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Transformer Oil Dehydration

transformer oil dehydration

In this article, we will describe the process of transformer oil dehydration. You will read about the danger of moisture in insulation oil, what kinds of moisture there can be and learn of the most efficient methods of removing that moisture.

The current transformer oil testing standards regulate the primary parameters and properties of the liquid, such as transformer oil colour, which is light yellow for new unused oil. With time, the color changes, which means that the quality and properties of the oil degrade. Also, transformer oil acidity test are required, as well as moisture content measurement, dielectric strength and dissipation factor tests.

Each of the parameters degrades over time when the is used in a transformer due to heavy operating loads (high temperature, high strength of the electromagnetic field etc) and presence of impurities, such as water, gas, particulate matter, sludge etc. The question is: how to return the properties of good transformer oil?

The danger of water

Water in transformer oil leads to a number of undesirable consequences:

  • – reduced dielectric strength and partial discharge stability;
  • – intensive aging of paper insulation;
  • – acceleration of oil oxidation;
  • – increased formation of carbon with electric arcing;
  • – increased corrosion of transformer metal parts caused by the oil;
  • – reduced fluidity of the oil at higher temperatures.

These can be avoided by scheduled moisture content control and transformer oil dehydration.

How water gets into transformer oil

There are two ways for water to get into the oil. The first one is the atmosphere. The second is water from the cellulose insulation and the oil, which appears due to the aging processes. If the transformer is constantly operated with full load, its insulation system will age in approximately 20-30 years. As much as 0.5-0.75% of insulation weight will be released as water during that time.

Water in transformer oil can be in one of the following forms:

  • water settled to the bottom of the cooling tank (free water). It does not influence dielectric strength, but is still undesirable, because it means that solved water is also present in the oil;
  • solved water significantly reduces the oil’s dielectric strength (it usually enters the oil from the atmosphere);
  • – bound water is one of the first indications of oil aging, being one of the results of the oil’s oxidation. At elevated temperatures due to transformer heating, bound water turns into vapor;
  • emulsified water is a mixture of transformer oil with submicroscopic water droplets, which cannot be separated from the oil by heating, settling or filtration.

Transformer oil dehydration must reduce the concentration of water to levels allowed for continued use of the dielectric fluid and to restore the oil’s dielectric strength to the required performance parameters.

Testing transformer oil moisture content

Transformer oil testing is performed for both for new product and for regenerated oil. Water content is a part of the testing is both cases.

Knowing the amount of water in the oil is indicative of its quality, and provides information on the causes of oil and solid insulation dielectric strength deterioration.

The highest allowed concentration of water in transformer oil depends on the type of equipment; on average, no more than 10-20 ppm (grams per ton) is allowed. Detecting such small amount of water is not simple, and the methods used for the testing must be highly precise and sensitive. Higher concentrations of water may cause transformer failure, so transformer oil dehydration is a mandatory measure.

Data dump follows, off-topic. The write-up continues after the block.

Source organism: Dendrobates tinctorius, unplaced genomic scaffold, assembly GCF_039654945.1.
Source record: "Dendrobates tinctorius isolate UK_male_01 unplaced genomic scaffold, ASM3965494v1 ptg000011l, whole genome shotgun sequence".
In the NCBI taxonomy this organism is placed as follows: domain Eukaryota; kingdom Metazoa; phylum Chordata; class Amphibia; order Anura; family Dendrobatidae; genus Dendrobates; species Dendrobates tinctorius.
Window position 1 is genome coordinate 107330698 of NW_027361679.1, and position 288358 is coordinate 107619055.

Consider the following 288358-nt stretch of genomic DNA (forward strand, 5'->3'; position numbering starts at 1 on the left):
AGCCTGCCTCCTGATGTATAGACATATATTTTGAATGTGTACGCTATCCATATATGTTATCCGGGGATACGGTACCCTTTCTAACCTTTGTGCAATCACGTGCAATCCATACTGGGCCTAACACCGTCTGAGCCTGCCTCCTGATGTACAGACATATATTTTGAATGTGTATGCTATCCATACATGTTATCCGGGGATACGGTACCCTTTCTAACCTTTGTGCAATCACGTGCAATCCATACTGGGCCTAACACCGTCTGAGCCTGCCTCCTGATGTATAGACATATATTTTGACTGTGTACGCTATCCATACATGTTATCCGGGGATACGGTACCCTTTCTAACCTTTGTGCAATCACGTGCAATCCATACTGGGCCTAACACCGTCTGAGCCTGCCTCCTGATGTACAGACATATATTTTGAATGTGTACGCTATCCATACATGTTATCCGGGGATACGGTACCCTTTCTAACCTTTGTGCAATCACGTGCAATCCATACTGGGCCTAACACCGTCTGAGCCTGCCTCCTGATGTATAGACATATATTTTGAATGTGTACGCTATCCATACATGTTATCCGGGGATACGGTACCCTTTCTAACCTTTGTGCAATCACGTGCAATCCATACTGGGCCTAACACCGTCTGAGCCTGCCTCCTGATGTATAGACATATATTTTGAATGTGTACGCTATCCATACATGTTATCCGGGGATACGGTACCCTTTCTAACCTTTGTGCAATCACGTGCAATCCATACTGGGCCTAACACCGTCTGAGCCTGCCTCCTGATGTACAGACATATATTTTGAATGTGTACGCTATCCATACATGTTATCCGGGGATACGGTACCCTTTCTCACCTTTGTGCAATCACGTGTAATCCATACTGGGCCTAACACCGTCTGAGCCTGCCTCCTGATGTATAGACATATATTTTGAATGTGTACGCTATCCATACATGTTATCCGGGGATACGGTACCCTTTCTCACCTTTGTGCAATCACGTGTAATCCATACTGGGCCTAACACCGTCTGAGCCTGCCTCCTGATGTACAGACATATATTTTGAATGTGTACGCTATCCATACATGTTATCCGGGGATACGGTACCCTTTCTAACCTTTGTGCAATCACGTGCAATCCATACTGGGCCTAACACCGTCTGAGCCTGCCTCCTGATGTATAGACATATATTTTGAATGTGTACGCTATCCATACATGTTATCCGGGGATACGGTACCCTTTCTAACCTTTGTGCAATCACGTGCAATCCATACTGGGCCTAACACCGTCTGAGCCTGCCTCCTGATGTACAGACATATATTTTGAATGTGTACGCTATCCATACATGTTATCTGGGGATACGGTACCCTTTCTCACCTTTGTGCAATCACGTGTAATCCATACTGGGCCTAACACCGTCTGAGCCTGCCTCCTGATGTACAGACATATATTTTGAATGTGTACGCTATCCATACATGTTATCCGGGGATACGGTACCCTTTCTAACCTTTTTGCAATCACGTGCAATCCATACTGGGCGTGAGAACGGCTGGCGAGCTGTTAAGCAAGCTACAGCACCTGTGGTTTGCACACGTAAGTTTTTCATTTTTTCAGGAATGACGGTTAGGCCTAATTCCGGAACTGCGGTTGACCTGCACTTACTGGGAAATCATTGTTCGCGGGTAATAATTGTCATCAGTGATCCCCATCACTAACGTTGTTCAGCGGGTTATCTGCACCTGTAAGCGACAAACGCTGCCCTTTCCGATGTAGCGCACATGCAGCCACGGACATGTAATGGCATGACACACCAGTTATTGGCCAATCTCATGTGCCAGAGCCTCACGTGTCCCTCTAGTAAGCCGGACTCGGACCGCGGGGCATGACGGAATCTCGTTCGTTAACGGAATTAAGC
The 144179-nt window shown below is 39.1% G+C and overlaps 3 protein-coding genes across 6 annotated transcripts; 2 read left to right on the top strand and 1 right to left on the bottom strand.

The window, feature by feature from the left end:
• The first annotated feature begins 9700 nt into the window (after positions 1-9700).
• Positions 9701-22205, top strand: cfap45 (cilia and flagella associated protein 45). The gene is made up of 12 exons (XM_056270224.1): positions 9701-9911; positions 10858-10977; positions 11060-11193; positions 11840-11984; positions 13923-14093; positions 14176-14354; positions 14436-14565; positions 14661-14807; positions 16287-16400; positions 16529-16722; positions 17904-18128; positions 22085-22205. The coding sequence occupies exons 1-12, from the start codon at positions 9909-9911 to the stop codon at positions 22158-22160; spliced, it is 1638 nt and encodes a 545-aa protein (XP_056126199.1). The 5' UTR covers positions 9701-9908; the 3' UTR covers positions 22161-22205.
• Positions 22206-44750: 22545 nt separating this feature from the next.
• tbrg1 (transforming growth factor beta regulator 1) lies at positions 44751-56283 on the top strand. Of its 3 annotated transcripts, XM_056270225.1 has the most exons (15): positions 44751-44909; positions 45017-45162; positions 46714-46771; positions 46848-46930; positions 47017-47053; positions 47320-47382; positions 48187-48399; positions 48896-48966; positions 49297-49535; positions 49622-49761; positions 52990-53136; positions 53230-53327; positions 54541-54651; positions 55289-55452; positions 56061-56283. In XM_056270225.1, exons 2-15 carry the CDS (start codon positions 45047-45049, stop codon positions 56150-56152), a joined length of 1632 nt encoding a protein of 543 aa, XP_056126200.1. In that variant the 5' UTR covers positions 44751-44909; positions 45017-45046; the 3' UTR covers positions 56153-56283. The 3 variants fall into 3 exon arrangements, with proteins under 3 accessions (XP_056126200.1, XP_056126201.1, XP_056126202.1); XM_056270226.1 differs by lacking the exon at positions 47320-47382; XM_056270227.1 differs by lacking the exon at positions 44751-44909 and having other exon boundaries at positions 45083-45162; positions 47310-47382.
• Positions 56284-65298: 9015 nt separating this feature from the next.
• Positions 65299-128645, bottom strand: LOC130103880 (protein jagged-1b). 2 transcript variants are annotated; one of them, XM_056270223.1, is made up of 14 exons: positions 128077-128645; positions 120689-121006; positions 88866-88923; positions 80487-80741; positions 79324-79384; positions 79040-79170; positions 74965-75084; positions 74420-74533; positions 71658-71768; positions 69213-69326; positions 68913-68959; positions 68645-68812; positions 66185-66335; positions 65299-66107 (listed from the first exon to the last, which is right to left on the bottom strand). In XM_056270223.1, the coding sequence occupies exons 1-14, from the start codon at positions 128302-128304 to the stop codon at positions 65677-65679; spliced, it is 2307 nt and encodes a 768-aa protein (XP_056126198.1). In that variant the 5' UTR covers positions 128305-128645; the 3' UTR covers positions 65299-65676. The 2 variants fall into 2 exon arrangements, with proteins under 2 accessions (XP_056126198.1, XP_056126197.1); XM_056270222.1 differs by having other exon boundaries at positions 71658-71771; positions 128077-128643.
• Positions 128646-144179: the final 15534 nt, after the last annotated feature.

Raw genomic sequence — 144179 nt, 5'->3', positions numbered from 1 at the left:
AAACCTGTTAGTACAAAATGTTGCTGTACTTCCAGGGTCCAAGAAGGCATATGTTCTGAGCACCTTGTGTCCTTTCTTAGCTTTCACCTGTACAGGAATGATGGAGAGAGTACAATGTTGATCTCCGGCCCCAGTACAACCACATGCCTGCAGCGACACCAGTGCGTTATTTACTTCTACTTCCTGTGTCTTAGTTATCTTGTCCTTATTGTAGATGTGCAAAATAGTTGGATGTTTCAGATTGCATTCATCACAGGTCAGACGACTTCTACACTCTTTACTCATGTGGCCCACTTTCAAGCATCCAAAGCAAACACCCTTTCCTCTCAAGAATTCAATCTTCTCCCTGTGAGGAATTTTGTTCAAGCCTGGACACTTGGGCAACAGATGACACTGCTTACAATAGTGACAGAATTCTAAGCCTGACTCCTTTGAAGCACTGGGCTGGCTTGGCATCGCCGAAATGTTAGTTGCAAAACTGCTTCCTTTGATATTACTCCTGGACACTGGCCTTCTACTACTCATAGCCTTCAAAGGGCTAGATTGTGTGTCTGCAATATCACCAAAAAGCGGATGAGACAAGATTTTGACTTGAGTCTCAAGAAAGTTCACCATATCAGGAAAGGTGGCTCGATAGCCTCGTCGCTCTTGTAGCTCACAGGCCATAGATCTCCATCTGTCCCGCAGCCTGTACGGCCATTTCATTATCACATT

Some of the most common methods of measuring the amount of water in transformer oil are:

  • KF filtration;
  • gas chromatography;
  • mass spectrometry;
  • the calcium hydride method;
  • photoacoustic spectroscopy.

Transformer oil dehydration – basic methods

Previously, the most common transformer oil dehydration processes were centrifugation and filtration. In the former case, centrifugal force separates the processed media into several layers. Centrifuges can remove only emulsified water. This is not enough, so the process is usually only used as a preliminary stage of oil purification. Besides, centrifuges are quite power-hungry.

Passing oil through filter presses also has its limitations, specifically low processing rate, the need to frequently change filter media and the contact of oil with air, which causes oxidation.

Using zeolite sorbent units significantly improves the dielectric strength of oil and the quality of transformer oil dehydration. GlobeCore manufactures the MCU type zeolite units, designed for various processing rates. This unit dehydrates the oil by passing it through a molecular sieves in sorbent cartridges filled with granulated zeolite.

Using zeolite for transformer oil dehydration has proven its high efficiency. Just one cycle through an MCU unit can improve the dielectric strength of transformer oil from 8-10 to 50 kV.

Another efficient method of transformer oil dehydration involves high temperature and vacuum. First, the oil is heated; hot oil passes into a vacuum chamber. The combined influence of temperature and vacuum causes intensive emission of water and gas from the oil, which is spread as a thin film on the surfaces inside the vacuum chamber. The heat and vacuum principle is employed for transformer oil dehydration in GlobeCore’s CMM units. This type of equipment is more efficient and reliable than centrifuges. Besides, it consumes 3-4 times less electric power.


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